Copyrighted architectural design work for a previous employer
December 10, 2014 12:59 PM   Subscribe

I'm an unregistered architectural designer with about 12 years experience in the architectural field. After 5 months with a residential design firm I was let go for lack of work. I am currently seeking employment and wrote to my former employer requesting copies of the design documents that I had produced, these being the only proof that I have of the quality and suitability of my work. She replied that I was not entitled to use any of them as they are federally copyrighted intellectual property of the firm.

None of the projects have been built yet - they are still all "on paper".

I really need to be able to have something in my portfolio to show potential employers, so my question is, what are my options here? Am I absolutely barred from using images of my designs? I do have some older versions of the projects as some of the work was done at my home office.

On review (a previous copyright question from a graphic designer) I should clarify that I am not looking to put this work on a web page, only to print hard copies for my portfolio which I would carry with me into an interview.

Any advice and/or workarounds/strategy appreciated, thanks!
posted by bird internet to Work & Money (18 answers total) 1 user marked this as a favorite
 
Since I have not reviewed any of the documents, this should not be considered reliable legal advice or to create an attorney-client relationship.

Based on what's given here, first, regarding copyright, whether or not you own the copyright will depend on your employment contract with your former employer. Can't comment on the basis of the information here.

But if I understand your question, copyright is irrelevant because you're not intending to make any copies or publish the work, nor even use it in a future building.

Morally speaking, you're entitled to have a copy of your own work.

The statement that "I was not entitled to use any of them" indicates that the person you spoke to didn't really understand what is going on. You're not intending to "use them" in any way that would violate any copyright, assuming that the employer does own the copyright. (However, this answer might change if there's a specific confidentiality provision in your employment contract.)

Possibly go back to the employer and speak to someone else who's a little more flexible and understanding about helping you out.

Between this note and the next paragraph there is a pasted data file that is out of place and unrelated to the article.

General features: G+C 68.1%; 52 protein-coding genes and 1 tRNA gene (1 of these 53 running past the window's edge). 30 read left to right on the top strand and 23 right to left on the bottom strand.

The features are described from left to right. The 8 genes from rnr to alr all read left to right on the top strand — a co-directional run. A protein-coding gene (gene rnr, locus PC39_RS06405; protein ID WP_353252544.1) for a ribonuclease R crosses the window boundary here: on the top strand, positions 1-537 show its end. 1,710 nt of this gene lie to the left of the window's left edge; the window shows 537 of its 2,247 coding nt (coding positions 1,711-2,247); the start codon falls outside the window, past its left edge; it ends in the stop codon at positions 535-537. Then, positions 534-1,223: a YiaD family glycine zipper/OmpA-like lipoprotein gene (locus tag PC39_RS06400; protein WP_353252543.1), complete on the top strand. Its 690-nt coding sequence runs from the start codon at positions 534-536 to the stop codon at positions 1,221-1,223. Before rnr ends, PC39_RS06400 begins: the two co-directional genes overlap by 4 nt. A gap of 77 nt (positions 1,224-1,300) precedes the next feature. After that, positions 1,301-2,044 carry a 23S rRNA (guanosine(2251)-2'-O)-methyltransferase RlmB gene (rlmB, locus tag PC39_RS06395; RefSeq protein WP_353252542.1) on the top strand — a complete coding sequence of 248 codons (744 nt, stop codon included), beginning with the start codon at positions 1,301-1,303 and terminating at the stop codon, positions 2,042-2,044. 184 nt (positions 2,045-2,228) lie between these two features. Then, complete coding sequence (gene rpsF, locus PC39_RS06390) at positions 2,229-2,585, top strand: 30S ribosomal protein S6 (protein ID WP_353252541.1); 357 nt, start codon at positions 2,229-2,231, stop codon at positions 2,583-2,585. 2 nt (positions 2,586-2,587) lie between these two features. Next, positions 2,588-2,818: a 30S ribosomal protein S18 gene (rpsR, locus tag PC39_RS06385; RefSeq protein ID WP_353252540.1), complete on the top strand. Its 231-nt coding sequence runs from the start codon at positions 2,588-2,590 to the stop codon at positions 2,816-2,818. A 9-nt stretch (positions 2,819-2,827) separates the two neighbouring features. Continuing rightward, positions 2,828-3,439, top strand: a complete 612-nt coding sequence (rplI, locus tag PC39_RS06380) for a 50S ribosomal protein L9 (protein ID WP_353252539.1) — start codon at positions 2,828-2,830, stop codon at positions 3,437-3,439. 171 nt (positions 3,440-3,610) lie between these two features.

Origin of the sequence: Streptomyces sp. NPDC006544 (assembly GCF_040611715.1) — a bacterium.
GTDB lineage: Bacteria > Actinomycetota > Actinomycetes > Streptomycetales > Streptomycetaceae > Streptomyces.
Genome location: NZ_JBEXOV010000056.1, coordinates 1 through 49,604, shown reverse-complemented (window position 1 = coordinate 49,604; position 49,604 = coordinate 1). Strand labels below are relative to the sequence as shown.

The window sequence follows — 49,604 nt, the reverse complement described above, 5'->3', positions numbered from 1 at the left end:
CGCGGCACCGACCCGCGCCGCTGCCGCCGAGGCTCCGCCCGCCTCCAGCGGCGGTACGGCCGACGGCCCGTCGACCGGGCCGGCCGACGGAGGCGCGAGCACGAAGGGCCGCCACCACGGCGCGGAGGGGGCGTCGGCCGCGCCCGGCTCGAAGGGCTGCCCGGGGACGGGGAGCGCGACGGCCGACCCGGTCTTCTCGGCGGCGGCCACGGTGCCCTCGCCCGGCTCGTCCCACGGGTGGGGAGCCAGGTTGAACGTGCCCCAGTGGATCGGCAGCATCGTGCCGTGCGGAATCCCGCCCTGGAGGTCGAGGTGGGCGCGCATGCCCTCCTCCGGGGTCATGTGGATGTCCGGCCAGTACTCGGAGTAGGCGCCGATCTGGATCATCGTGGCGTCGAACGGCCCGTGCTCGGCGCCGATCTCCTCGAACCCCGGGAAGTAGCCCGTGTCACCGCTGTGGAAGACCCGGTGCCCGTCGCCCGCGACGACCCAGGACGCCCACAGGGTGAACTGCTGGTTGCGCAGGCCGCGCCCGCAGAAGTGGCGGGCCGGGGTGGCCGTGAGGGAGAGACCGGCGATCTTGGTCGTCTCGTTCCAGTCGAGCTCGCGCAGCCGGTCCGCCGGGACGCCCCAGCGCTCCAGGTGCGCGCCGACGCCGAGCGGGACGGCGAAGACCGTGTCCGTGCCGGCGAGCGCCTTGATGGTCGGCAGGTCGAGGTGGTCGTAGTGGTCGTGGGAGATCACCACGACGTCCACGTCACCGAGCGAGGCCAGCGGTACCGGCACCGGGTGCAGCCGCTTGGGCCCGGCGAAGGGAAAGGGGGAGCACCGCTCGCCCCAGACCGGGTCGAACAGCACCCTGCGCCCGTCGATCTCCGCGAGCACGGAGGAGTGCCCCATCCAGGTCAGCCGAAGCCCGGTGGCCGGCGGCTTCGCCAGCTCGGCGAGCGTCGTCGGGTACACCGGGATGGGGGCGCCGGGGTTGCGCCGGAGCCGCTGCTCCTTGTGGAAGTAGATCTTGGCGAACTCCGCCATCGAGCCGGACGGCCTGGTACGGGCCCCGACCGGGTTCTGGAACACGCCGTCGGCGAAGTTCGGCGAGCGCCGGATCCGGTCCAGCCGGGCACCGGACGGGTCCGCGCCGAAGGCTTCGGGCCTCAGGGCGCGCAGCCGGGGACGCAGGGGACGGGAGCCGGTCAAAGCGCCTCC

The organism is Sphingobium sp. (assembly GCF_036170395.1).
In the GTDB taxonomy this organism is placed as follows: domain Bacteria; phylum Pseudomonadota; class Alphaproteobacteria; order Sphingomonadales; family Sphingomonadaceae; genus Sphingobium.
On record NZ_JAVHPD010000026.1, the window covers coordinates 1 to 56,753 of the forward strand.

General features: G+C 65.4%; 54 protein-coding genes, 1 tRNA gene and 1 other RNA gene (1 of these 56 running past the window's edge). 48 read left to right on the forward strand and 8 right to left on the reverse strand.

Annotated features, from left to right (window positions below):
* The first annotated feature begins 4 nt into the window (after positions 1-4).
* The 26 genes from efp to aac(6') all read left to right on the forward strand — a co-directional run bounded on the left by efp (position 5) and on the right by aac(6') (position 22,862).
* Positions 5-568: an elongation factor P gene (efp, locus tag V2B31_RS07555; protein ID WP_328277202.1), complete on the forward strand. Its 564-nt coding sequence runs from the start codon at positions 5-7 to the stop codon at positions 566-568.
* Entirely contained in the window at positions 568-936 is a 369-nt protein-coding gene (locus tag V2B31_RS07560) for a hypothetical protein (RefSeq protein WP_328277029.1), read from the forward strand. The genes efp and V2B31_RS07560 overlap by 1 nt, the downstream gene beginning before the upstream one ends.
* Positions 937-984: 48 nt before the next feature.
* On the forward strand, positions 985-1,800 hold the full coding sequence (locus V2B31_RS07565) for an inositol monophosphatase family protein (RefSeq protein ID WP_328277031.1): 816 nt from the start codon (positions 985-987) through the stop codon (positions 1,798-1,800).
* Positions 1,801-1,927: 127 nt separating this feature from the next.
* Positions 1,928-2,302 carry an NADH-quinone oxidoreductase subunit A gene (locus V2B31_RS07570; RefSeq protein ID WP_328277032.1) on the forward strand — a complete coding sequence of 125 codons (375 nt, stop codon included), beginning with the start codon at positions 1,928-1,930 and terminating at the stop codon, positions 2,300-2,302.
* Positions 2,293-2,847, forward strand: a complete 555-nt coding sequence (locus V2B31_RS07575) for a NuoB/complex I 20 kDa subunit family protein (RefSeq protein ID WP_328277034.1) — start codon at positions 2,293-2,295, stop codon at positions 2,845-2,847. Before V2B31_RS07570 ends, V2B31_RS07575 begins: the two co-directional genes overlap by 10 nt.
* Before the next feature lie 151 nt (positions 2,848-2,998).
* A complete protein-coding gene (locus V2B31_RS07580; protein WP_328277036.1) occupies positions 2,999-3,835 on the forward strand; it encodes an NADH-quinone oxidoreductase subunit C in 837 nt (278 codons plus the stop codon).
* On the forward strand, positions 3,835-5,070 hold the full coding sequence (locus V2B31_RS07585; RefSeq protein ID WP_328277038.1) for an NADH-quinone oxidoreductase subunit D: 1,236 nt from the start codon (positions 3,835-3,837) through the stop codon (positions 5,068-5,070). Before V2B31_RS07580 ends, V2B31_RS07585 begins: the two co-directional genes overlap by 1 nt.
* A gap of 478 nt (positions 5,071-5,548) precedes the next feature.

In your interviews, you should have the future employer agree to keep what you show them confidential and not use it for any purpose. A written non-disclosure agreement would be preferable.
posted by JimN2TAW at 1:20 PM on December 10, 2014


Does your former employer understand that you just want these to use as part of your CV, and not as part of any actual architectural design projects? I'd start by clarifying that.
posted by alms at 1:23 PM on December 10, 2014


Clarification:

My request was for copies of the designs for my portfolio, for the purpose of obtaining new employment, not for publishing, to the web or in any public format.

JimN2TAW, if I understand you, you mean to say that you do not believe that the above use is a violation of copyright?

Oh, and, I did not have a signed contract - a handshake deal from the get go.
posted by bird internet at 1:36 PM on December 10, 2014


It sounds like they have all the files at their office, so you won't be able to get copies unless you convince them anyway? What I'd try is asking if they'd be willing to print out a single copy (maybe watermarked) of each image so that you could use it in your portfolio. Offer to pay for the printing if necessary. That way they aren't really giving you anything you can use in a way that's detrimental to them, but you still can show your work.
posted by MsMolly at 1:45 PM on December 10, 2014


Not quite, MsMolly - as stated I do have some older versions of the projects since I worked occasionally from home.
posted by bird internet at 1:47 PM on December 10, 2014


Other professions have the same problem, and the solution for most of them has been to create their own unencumbered "demo" pieces.

...which, yes, is a lot of extra effort but there are definitely hiring managers (I have met some myself) who would refuse to hire anyone who showed them work that they believed to be the property of a prior employer.

I would recommend creating new work, even though it'll be a PITA.
posted by aramaic at 1:49 PM on December 10, 2014 [5 favorites]


Unfortunately, about all you can do is appeal to them on the basis of "accepted industry practice" to allow the use of files for portfolio use. I've run into similar issues as a graphic designer, where clients would try to impose control over my use of the work I did for them, even though I had all the files. Some business owners just don't get it.

Did you make any friends with the other designers while you were there? Friends who might be open to getting the files to you surreptitiously? I've had to do that, too.
posted by Thorzdad at 2:04 PM on December 10, 2014


Well, again - I do already have most of the files that I need, just not the most up-to-date versions..So, theoretically I could just print them out and carry them with me to any interviews and maybe lead with some feeler type questions if things are going well..but this is a very small town and a very small community within this town, so I don't want to step on any toes.

It really sucks because I did some great work for them and there's no reason I shouldn't be working if there is work to be done.

*sigh - it's back to scrounging for the mo, I guess.
posted by bird internet at 2:24 PM on December 10, 2014


Knowing the architecture field, this seems really weird. It seems like a totally normal thing to include work done for a previous employer in a portfolio. So, I would try again and reiterate that you don't want the materials for anything other than your portfolio, and that this is a standard industry thing to do.